Jeff Horwich: Following major business mergers as we do, we keep you pretty well briefed on what you might call the "beer wars." It seems like one merger after another for global beverage companies. Today it's a battle to supply the beer buzz for Southeast Asia. Heineken has offered $6 billion to buy the rest of Asia Pacific Breweries, which makes Tiger beer. Their giant bid was meant to elbow out a play by a billionaire from Thailand.
With more on why the beer wars are so frothy these days, I've got Tom Pirko, president of BevMark Consulting, hello.
Tom Pirko: Good morning.
Horwich: Why is there such a rush these days to get into Southeast Asia?
Pirko: It's numbers. The population is young, it's growing very fast, the middle class is rising, it's really just the market. It's not just Asia, it's also Africa. The beer companies are kind of in this extraordinary power game. It's like speed chess, they are all going around, especially the top three -- Heineken being the third biggest in the world -- they are dashing around the world trying to close out joint ventures and buy the best assets left.
Horwich: I guess they figure Americans and Germans maybe drink as much beer as they are going to. How is the consumption of alcohol changing in these other places as countries develop?
Pirko: Alcohol is always a badge, it's a symbol an emerging lifestyle, if you have more money to spend, you have a better life. One of the first things you buy is a premium or super premium bottle of beer or some Johnny Walker scotch or something like that. It kind of defines how an emerging population sees itself.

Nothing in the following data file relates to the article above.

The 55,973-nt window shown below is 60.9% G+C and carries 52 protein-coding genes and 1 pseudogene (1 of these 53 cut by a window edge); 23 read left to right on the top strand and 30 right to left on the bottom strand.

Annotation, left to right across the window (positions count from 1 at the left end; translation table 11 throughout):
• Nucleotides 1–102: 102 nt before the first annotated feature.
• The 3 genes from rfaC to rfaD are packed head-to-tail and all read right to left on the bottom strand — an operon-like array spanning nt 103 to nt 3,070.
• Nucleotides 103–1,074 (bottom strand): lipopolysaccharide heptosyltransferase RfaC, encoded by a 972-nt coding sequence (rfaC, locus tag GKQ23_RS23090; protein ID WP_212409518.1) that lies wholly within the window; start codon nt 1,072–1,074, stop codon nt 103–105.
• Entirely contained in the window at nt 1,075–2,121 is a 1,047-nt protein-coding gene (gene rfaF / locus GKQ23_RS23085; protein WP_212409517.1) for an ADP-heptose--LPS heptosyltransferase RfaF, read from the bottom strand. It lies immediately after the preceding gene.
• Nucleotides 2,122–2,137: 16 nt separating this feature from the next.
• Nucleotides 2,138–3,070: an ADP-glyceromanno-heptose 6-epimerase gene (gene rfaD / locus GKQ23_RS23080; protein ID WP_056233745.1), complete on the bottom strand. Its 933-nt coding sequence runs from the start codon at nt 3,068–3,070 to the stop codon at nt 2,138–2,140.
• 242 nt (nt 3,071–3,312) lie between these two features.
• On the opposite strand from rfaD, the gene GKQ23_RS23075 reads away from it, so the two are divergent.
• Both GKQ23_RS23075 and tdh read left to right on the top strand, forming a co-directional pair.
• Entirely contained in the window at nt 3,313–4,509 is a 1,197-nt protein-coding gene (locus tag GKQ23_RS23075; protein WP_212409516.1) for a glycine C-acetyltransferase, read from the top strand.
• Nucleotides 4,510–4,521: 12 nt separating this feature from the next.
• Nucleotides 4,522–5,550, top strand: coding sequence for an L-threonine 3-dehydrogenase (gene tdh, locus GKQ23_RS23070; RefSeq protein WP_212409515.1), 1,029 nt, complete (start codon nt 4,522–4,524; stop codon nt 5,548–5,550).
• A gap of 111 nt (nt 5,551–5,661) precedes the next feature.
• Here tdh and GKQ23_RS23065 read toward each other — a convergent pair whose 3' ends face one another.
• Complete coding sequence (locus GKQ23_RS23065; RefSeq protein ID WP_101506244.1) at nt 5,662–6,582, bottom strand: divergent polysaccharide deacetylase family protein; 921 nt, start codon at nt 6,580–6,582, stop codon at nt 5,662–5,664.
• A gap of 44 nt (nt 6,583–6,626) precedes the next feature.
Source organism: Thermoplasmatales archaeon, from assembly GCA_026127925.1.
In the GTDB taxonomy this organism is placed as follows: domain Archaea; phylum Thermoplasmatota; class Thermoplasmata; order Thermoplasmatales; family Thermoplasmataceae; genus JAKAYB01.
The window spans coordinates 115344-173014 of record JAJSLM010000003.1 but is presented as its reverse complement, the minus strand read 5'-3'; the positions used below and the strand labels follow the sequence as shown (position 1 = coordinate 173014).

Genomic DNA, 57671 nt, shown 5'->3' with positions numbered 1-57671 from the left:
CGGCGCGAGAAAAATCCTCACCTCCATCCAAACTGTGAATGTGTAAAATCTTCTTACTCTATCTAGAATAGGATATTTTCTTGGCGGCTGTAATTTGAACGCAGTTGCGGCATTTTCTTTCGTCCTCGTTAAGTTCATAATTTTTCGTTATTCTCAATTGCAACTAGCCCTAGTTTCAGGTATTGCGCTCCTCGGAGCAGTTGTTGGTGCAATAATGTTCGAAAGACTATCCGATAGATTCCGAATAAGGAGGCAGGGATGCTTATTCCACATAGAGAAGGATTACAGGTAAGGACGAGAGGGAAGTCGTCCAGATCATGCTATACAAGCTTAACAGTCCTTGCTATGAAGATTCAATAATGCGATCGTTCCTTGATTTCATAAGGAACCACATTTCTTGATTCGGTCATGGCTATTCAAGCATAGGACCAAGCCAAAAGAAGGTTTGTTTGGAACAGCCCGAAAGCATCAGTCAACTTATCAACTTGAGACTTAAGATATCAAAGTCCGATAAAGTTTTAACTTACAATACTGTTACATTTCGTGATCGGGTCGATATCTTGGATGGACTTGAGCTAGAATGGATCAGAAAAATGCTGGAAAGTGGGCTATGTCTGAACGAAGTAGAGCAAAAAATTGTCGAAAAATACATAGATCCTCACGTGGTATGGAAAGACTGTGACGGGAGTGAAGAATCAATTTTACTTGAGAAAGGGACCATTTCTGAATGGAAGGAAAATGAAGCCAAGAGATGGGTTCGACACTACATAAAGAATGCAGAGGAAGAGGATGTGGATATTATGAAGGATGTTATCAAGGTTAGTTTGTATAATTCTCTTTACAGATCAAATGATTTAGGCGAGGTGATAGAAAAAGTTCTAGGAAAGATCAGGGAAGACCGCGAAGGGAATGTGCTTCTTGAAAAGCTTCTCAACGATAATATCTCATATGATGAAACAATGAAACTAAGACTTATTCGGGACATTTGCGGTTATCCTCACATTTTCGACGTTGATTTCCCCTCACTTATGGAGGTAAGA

Horwich: Are the effects different across different kinds of alcohol? Here we're talking about beer predominantly, but there's also wine and all kinds of other spirits.
Pirko: It's really interesting, there's this kind of a melt down, in some ways, in the alcohol business. Diageo, the world's biggest by far, the worlds biggest spirits maker, has gotten together with Heineken in Africa, which is the hottest game of all. It rivals Asia right now in terms of acquisitions. They've come together to team up against SABMiller, so the market is growing, you know, across this spectrum of anything alcholic.
Horwich: In these developing countries where the big brands, because of transactions, are only getting bigger. Has there been any kind of counter reaction? I'm thinking of the equivalent of micro-brewing here in the States.
Pirko: We're not at the stage of the evolution yet. There's a huge business in countries like China, but the issue is not that. In fact, the top three brewers in particular are looking at the future and how, as the economy changes, the local beer will not be as interesting to the population. What people are looking at is disposable income, so you see the local brewers getting edged out by the big brands.
Horwich: Tom Pirko, BevMark Consulting, bottoms up.
Pirko: Thank you.